What is salicylic acid?
Salicylic acid, belongs to a class of acids known as beta hydroxy acids or BHAs and is the only acid in this class to be used in dermatology. It is a common ingredient in several over-the-counter skin care products, especially in those designed keeping acne-prone skin in mind. The popularity of salicylic acid helps underscore its effectiveness as an ingredient, especially as part of a high quality formulation. Its effectiveness against acne has been demonstrated in double-blind, randomised trials. Interesting, and completely random, fact: in plants salicylic acid functions as an important hormone that influences several processes including, but not limited to, growth and development, and photosynthesis.
A brief history of salicylic acid - for the nerds among us
Hippocrates (460–370 BC), the father of modern medicine, Galen (130-210 AD), a physician from the Roman Empire, Pliny the Elder (23-79 AD), a Roman naturalist, the Chinese, and several other ancient civilisations, including the Sumerians, Mesopotamians, Egyptians and Native Americans, all knew about the healing properties of the willow bark. It could ease pain, reduce fever and inflammation, and treat rheumatic fever, colds, haemorrhages and goitre. Pliny the Elder is noted to have used willow bark to treat calluses and corns, while Hippocrates, the father of modern medicine, recommended chewing on willow tree bark to patients suffering from fever and pain. He also recommended the use of a tea brewed from willow tree bark to lessen pain during childbirth. Willow bark contains salicin, which is metabolised to salicylic acid.
Salicylic acid is the main component of an herbal extract found in the bark of several trees, the willow tree included. It is also found in several fruits, grains, and vegetables. Salicylic acid, and its derivatives — termed salicylates — have therefore, long been a quotidian part of our diet. Their first recorded use for medicinal purposes, dates back four millennia to the Sumerians. They used clay tablets to document pain remedies that leveraged the willow tree.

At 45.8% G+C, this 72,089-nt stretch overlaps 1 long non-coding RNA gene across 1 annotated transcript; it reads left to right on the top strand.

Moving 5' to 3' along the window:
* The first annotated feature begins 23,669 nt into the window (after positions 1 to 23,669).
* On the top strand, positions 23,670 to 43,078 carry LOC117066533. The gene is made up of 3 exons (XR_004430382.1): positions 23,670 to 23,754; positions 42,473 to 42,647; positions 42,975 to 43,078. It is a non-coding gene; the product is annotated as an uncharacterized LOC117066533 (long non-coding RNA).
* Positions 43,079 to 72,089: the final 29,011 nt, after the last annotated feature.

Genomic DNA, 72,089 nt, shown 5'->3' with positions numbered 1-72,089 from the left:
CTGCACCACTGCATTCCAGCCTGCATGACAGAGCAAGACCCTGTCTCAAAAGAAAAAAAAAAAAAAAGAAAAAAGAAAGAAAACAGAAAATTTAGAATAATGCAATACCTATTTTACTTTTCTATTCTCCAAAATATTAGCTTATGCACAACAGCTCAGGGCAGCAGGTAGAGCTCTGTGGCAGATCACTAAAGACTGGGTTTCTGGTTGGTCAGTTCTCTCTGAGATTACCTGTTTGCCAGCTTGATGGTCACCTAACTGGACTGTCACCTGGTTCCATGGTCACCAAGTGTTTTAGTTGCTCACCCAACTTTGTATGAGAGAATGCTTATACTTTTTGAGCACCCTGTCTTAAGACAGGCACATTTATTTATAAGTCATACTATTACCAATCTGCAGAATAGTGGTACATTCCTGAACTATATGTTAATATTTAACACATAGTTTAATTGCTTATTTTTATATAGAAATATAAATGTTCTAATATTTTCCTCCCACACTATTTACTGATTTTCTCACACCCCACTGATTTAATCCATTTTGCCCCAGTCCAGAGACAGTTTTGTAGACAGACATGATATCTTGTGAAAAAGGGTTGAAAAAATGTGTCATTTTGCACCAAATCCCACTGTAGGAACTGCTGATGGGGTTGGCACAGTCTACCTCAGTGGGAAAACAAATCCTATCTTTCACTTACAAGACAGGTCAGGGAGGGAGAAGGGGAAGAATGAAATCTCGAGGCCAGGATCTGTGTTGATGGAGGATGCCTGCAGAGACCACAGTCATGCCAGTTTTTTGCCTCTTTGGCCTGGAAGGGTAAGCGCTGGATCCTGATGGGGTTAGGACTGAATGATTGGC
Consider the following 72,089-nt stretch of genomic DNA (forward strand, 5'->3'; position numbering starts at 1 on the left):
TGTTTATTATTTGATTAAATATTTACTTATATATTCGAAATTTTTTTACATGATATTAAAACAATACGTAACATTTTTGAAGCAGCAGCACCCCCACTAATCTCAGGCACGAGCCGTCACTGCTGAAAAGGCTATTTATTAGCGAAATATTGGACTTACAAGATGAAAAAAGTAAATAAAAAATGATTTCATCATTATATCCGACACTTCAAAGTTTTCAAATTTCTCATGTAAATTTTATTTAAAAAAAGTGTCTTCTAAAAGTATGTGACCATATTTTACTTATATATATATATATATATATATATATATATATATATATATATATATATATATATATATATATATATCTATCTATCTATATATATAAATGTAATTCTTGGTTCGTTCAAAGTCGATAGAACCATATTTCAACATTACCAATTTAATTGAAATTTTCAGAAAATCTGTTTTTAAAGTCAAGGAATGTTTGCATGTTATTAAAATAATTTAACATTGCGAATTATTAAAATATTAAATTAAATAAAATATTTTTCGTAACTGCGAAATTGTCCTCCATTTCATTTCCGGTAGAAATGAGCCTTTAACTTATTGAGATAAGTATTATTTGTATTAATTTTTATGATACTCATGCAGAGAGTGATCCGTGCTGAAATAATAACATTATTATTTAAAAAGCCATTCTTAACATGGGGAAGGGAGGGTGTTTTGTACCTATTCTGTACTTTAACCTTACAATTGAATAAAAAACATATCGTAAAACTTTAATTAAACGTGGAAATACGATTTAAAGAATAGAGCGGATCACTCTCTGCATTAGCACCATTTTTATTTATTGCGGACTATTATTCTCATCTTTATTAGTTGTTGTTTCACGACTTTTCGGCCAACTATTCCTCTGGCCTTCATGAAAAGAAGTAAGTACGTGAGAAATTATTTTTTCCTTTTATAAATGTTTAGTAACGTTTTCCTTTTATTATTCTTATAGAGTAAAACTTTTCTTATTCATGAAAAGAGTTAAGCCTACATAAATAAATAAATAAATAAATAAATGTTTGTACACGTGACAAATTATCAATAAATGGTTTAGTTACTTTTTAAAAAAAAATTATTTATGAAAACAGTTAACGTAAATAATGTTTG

Despite its long history, clinical studies were not conducted on salicylic acid till the late 18th century. In 1763 Reverend Edward Stone conducted one of the first when he investigated the effects of willow bark powder on fever. In 1828 Johann Büchner, isolated a yellow substance from willow trees that he named salicin, and a pure crystalline form salicin was isolated in 1829 by Henri Leroux, a French pharmacist. The ability of salicylic acid to soften and exfoliate the stratum corneum was discovered in the 1860s, while the 1870s witnessed the commencement of large-scale production of salicylic acid for the treatment of pain and fever.
Just as the medical benefits of salicylic acid have been known for time immemorial, so too have its side effects. Prolonged internal consumption of large doses of the drug irritates gastric mucous membranes and can lead to nausea, vomiting, bleeding, and ulcers. To prevent these problems, Bayer Pharmaceuticals assigned Felix Hoffman the task of developing a version of salicylic acid that was more amenable to internal consumption, in 1895.